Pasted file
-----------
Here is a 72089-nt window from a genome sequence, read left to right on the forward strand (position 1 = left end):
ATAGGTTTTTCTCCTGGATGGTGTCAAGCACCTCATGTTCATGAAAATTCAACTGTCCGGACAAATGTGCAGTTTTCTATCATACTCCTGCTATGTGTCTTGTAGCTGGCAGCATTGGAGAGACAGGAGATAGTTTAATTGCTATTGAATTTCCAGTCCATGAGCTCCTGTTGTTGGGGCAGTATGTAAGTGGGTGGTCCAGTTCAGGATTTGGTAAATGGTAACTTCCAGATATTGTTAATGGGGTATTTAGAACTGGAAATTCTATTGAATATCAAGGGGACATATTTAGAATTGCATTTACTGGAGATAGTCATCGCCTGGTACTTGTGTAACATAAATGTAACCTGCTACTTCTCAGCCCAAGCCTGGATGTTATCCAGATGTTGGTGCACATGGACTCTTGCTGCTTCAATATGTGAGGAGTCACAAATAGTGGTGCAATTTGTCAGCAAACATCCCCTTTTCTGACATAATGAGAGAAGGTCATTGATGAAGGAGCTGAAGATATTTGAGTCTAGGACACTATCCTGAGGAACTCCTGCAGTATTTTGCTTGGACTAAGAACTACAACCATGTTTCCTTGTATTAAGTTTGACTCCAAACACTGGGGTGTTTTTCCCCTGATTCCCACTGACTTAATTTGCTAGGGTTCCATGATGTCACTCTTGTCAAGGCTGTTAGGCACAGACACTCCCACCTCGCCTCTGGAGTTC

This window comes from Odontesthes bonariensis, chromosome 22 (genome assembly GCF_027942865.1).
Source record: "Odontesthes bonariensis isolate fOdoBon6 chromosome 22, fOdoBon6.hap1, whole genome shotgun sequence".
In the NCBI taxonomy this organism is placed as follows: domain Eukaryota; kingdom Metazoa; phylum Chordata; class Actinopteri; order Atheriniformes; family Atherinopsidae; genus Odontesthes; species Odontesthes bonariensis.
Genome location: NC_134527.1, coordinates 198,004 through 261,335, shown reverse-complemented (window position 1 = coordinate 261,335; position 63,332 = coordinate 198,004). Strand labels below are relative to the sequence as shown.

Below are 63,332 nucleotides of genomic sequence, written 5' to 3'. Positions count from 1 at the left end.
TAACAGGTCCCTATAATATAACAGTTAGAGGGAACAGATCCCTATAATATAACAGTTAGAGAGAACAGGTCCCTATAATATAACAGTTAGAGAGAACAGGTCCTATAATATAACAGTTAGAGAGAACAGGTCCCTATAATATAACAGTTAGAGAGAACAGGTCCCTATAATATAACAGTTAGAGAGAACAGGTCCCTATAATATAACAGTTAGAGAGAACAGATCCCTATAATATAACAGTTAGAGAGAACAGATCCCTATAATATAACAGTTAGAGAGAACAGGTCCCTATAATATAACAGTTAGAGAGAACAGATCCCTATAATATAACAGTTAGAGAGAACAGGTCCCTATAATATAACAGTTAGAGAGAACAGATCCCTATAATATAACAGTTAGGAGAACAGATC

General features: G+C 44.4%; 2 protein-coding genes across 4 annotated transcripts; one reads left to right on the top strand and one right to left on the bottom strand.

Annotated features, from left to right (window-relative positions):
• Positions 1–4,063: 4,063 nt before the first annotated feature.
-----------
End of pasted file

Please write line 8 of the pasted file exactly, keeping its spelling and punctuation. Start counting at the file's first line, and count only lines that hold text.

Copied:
TAACAGGTCCCTATAATATAACAGTTAGAGGGAACAGATCCCTATAATATAACAGTTAGAGAGAACAGGTCCCTATAATATAACAGTTAGAGAGAACAGGTCCTATAATATAACAGTTAGAGAGAACAGGTCCCTATAATATAACAGTTAGAGAGAACAGGTCCCTATAATATAACAGTTAGAGAGAACAGGTCCCTATAATATAACAGTTAGAGAGAACAGATCCCTATAATATAACAGTTAGAGAGAACAGATCCCTATAATATAACAGTTAGAGAGAACAGGTCCCTATAATATAACAGTTAGAGAGAACAGATCCCTATAATATAACAGTTAGAGAGAACAGGTCCCTATAATATAACAGTTAGAGAGAACAGATCCCTATAATATAACAGTTAGGAGAACAGATC